©2018, 22" by 14.5", Watercolour
I have long been fascinated by the Franklin Expedition – the British Navy’s ill-fated attempt to find the North-West Passage in 1845 during which all 129 crewmen perished. This fascination of mine has been renewed in the last few years with the exciting news that Parks Canada has discovered the wrecks of both of the ships from the Expedition: the HMS Erebus and the HMS Terror. What’s even more exciting is the fact that both wrecks are in remarkable condition and lie in relatively shallow water, making their exploration that much easier.
If you’ve been following either my Facebook posts or my newsletters in the last few months, you’ll already know that lately I’ve been obsessed with painting real-life objects inside glass vessels. It started with me putting Bill Mason inside a mason jar in my painting “Canadian Mason,” and was explored most recently with “Viking Spirits” in which I painted a Viking boat inside a bottle on a cobble-stone beach.
It was as I was painting this last one that it occurred to me that I should do something similar with the ships from the Franklin Expedition. I envisioned that each ship would be frozen in ice within its respective bottle, and both bottles would be sitting on a rocky beach somewhere on King William Island in the Canadian Arctic.
I pulled out my books on the subject, dusted them off and started to refresh my memory as to the details of the men’s final days. As I delved into things, and expanded my research to include online resources, I discovered some pictures of Crozier’s Landing, the rocky beach where the men gathered as they abandoned the ships in a desperate attempt to walk south out of the Canadian arctic to salvation. This seemed like exactly the beach I had been looking for, and it is what I used for the background. The fact that those rocks are out of focus owing to the fact that I had to enlarge a small picture to work from, only seems to draw more attention to the bottles and their contents.
There have been precious few documents found from the expedition over the years. On one search of a campsite that the Franklin men had used not long after they had disappeared, the searches found a tiny scrap of paper with only two words written on it: “until called.” I have been haunted by these words since I first read about them having been found, trying to figure out what the rest of the sentence was that they belonged to. So, it made sense to name the painting after the truncated phrase.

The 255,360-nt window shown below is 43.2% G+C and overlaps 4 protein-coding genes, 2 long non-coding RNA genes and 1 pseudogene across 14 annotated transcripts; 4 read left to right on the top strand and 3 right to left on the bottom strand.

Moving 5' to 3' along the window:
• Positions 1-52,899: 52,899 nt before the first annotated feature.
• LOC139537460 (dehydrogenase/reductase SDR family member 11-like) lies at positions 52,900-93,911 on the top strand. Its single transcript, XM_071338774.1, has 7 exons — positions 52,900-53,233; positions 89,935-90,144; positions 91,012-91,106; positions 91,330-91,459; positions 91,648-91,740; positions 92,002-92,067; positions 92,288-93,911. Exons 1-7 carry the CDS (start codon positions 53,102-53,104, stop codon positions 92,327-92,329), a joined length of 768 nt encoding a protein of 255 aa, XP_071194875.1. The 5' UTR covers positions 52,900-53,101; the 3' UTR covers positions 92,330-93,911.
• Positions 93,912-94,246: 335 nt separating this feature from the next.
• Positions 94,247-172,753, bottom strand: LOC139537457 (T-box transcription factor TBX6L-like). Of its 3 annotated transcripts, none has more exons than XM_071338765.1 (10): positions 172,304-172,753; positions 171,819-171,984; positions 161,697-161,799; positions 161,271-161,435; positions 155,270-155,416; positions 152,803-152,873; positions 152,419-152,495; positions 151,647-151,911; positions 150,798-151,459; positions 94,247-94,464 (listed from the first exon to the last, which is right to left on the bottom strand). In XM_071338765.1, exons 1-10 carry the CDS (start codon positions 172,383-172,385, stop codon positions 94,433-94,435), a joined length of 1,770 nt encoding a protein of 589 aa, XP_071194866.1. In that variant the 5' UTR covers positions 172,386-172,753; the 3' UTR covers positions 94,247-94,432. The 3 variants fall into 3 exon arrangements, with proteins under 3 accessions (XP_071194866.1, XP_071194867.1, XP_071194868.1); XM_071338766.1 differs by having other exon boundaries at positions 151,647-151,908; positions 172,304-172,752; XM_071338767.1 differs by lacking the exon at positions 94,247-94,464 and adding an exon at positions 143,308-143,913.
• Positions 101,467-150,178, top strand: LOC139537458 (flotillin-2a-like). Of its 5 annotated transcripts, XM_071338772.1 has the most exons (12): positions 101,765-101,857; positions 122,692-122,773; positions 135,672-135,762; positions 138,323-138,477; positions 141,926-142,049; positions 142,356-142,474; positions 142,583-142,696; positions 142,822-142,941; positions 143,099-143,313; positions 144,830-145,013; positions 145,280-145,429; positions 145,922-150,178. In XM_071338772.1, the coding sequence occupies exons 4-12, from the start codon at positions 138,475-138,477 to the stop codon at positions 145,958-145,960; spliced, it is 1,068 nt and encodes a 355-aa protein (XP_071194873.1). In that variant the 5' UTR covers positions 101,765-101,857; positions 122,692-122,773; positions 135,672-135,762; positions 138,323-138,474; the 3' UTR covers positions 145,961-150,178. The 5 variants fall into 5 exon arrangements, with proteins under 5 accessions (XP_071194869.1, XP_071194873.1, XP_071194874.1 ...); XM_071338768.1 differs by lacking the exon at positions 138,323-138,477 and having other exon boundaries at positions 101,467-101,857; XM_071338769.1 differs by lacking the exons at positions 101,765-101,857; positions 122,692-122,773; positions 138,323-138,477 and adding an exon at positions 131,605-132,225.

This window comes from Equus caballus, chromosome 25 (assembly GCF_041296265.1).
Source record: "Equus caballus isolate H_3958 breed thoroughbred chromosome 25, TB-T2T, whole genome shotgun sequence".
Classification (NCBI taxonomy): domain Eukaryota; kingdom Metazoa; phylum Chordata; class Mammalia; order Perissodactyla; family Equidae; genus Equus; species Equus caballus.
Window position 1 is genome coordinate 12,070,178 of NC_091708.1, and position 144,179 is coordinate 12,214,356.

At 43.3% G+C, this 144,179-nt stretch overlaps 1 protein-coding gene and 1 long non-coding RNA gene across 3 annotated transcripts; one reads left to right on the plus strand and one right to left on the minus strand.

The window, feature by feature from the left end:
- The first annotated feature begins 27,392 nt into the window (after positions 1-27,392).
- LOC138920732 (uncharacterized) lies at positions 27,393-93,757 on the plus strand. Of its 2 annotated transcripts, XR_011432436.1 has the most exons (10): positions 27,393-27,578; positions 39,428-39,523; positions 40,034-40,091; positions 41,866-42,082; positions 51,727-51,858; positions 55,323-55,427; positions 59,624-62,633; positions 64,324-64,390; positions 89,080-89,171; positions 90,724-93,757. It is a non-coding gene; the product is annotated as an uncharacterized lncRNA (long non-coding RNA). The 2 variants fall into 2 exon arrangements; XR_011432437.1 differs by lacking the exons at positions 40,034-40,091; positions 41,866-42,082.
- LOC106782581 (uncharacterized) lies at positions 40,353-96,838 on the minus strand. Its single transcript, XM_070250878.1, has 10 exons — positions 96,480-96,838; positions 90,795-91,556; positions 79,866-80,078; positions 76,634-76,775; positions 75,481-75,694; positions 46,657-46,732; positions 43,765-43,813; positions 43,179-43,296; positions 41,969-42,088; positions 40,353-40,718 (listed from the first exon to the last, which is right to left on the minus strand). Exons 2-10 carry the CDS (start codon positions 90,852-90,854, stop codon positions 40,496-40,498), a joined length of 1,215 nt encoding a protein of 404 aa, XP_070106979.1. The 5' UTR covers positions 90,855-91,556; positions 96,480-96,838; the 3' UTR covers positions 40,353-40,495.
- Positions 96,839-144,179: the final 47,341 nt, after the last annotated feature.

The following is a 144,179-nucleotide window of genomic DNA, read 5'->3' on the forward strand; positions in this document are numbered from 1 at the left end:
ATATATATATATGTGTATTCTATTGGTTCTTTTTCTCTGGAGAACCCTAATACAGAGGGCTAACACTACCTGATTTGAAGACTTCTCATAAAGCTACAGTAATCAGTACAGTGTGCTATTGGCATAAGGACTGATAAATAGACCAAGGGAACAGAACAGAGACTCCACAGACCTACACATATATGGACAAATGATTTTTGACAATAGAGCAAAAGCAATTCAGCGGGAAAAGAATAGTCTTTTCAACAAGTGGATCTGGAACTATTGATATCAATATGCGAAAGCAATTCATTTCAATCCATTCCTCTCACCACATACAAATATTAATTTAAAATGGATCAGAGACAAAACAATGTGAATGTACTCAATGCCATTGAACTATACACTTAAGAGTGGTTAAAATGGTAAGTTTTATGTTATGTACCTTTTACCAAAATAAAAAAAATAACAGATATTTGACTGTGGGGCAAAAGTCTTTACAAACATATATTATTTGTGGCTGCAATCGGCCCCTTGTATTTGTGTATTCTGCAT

Reproductions of my art are available printed either on paper or canvas. Both formats are signed by me, the artist, and are high quality, full-colour prints of a high resolution scan or photograph of the original painting. All prints are inspected to ensure that the colours match the source and created using inks that are guaranteed to resist both fading and UV light.
These are printed on high quality paper to give them the look and feel of the original painting. In terms of the dimensions listed, please keep in mind that they are approximate. Since I custom mat and frame the prints myself, I reproduce them at specific sizes so that when they are matted to standard matting dimensions, the mat-board borders are consistent widths on all sides. It’s because of this that I highly recommend that you upgrade to the matted version (seriously, go do it now).
Now, if you've ordered a print that is not a standard sized when matted, then I highly recommend that you go back and order it in a frame. As described in the sister section Frames, I do all my own framing using reclaimed wood and am affordable.
If you want to avoid matting and framing altogether, then I suggest that you order the canvas option. I stretch the canvases myself using reclaimed wood and, with a profile that is an inch and a half thick, the art will make a strong statement on your wall.